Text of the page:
Most people have a vision of their ideal retirement. Some workers imagine retirement as a time to sip cool drinks on the beach. Others dream of playing golf or traveling the world.
But the reality of retirement is likely to be far less clear and certain than the fantasies you have created, says Richard Kaplan, Peer and Sarah Pedersen professor of law at the University of Illinois College of Law in Champaign, Ill.
In the following interview, Kaplan talks about the need for retirement planning for a future that is likely to be as unpredictable as the past and the present. Along the way, he offers his thoughts on Roth IRAs and 401(k) plans, and whether or not annuities are a wise investment.
Are 401(k) plans the best place for investors to save for retirement?
Tax savings and autopilot investing are the main attractions. But the tax savings may disappear if the investor is in a higher tax bracket after retiring than currently, which could happen if tax rates are increased across the board. And if an investor has the self-discipline to save consistently without the automatic withdrawal feature, that benefit may be less important. To a great extent, the answer depends upon the specific plan. Some plans have very limited investment options and high fees, which is not an appealing combination.
For what type of investor are the Roth IRA and Roth 401(k) best suited?
The investor who expects to be in a higher tax bracket after retirement than currently (is best suited to these options). If you think that tax rates are going up across the board, whether to pay for Social Security and Medicare as baby boomers retire, or to pay down our national debt, then giving up a tax exclusion at current rates is not much of a sacrifice.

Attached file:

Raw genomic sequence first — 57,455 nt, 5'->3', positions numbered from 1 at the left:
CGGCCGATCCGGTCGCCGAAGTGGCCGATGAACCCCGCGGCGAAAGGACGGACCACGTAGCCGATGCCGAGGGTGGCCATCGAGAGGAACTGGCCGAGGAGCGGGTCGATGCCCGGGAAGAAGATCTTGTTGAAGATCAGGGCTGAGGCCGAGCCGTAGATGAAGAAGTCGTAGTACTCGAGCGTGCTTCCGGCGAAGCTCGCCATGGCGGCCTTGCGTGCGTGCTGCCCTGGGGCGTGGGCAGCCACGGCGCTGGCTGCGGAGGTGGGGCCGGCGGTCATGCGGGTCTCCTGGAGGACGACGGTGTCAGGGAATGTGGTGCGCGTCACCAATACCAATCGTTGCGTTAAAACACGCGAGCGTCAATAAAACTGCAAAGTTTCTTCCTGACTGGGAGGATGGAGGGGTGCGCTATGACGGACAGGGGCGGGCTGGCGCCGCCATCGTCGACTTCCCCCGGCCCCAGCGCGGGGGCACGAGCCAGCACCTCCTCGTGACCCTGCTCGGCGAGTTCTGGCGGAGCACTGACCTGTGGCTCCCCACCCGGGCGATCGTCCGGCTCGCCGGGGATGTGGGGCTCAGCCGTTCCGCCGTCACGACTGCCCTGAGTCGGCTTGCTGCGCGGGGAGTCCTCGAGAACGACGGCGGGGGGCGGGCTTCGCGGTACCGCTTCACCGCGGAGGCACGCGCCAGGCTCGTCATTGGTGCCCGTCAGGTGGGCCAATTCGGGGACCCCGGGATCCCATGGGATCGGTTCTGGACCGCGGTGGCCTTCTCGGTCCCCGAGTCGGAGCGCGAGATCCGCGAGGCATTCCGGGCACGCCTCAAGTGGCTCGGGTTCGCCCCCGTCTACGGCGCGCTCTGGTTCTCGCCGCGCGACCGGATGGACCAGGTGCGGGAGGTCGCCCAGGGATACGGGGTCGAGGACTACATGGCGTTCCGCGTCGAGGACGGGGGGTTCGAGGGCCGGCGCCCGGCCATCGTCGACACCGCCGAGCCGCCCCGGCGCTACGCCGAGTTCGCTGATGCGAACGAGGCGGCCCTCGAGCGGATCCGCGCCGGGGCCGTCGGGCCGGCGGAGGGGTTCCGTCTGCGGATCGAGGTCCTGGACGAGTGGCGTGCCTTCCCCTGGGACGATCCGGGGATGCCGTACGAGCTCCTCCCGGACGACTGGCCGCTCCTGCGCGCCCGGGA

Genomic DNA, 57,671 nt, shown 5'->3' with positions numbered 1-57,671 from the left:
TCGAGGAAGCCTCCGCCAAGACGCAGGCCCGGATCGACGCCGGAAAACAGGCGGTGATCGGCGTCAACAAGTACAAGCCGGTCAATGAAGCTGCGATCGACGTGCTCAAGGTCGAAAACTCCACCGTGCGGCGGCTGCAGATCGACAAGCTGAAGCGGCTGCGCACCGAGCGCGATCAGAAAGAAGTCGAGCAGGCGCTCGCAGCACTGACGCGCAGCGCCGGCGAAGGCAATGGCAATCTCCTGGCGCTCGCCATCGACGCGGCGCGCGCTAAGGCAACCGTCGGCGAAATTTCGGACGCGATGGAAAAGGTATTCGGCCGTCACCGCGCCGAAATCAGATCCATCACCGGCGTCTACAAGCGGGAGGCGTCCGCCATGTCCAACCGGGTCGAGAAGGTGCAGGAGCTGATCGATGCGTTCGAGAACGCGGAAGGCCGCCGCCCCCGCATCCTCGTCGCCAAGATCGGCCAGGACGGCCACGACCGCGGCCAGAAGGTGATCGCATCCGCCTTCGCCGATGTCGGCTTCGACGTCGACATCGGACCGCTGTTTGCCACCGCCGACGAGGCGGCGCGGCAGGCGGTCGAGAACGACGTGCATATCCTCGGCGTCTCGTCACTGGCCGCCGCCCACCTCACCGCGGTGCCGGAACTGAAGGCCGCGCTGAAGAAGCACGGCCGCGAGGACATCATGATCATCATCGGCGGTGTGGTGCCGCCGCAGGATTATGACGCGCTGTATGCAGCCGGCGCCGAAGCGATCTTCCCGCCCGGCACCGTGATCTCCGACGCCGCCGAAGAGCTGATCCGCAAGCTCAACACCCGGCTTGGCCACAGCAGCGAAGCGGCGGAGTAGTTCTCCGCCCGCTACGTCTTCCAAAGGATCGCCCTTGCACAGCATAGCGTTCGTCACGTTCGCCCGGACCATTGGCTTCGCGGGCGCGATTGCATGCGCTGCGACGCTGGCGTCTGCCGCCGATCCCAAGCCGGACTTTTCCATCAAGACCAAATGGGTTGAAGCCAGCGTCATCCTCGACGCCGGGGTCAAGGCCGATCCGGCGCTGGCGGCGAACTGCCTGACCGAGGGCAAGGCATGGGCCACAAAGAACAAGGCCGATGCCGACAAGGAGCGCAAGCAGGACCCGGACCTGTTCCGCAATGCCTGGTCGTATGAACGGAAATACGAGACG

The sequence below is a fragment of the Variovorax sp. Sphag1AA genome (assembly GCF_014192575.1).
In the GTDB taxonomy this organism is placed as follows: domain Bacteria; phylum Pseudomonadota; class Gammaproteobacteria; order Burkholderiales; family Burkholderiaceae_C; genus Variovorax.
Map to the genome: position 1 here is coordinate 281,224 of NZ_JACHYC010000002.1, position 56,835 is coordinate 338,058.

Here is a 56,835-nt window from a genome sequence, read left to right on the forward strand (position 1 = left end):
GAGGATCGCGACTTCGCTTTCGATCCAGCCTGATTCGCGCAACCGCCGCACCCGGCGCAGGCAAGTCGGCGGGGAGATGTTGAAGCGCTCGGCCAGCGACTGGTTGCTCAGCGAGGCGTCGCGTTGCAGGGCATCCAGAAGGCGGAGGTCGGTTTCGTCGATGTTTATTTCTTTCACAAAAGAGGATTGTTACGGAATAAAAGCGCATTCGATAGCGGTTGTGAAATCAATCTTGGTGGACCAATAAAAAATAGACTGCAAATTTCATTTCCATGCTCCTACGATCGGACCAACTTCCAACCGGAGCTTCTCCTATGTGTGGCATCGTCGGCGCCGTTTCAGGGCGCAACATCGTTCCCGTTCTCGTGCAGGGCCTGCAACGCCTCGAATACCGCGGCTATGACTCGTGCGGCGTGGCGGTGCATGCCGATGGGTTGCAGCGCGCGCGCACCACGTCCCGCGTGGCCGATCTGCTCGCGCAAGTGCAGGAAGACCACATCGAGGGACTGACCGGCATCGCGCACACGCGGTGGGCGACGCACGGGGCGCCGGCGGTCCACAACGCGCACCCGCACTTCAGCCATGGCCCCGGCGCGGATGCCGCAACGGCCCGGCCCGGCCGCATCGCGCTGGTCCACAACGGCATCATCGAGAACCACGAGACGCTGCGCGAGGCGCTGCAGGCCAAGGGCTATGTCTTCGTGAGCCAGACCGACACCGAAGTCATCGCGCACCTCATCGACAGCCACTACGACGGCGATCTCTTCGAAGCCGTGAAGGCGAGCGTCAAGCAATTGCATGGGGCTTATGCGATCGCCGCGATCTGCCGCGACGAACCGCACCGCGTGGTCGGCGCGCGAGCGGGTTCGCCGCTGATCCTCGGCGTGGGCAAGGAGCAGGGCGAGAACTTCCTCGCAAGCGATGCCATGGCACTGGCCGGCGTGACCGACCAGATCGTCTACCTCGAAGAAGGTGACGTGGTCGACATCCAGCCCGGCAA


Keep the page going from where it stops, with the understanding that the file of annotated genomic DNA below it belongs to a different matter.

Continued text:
Alternatively, if someone is not sure about future tax rates and wants to diversify his/her retirement portfolio in terms of pre-tax and after-tax assets, a Roth account might fit the bill.
Should retirees embrace immediate annuities for their main source of income, or are annuities too expensive right now?
Interest rates are at historic lows, and they may be that way for a while. One solution is laddering one’s purchases over time to catch rising rates. But if people want regular income — absent any inflation adjustment, of course — and believe that the insurer behind the annuity is sound, then annuities are an effective way of covering retirement needs.
Retirees should, however, keep some of their funds outside of these contracts for unexpected expenses, especially health care costs.
How do you feel about the Employee Benefits Security Administration’s recent push for putting projected monthly income amounts on 401(k) statements? Will this spur people into saving more, or will this add to the confusion out there?
Most people save for retirement with the goal of obtaining regular income rather than achieving a fixed sum, as such. Surveys show that people vastly underestimate how much they need to save to support their intended spending level, and EBSA’s proposal might better enable people to measure their progress.
Even so, monthly income projections are not guaranteed until an account balance is annuitized. Most financial advisers do this sort of analysis for their clients already, so EBSA’s proposal will primarily benefit people who are not working with an adviser.
If you could offer one message to the American people about retirement, what would it be?
Planning is a useful exercise, but don’t kid yourself that your future life will be more predictable than your past. The biggest unknown in retirement is likely to involve health care costs.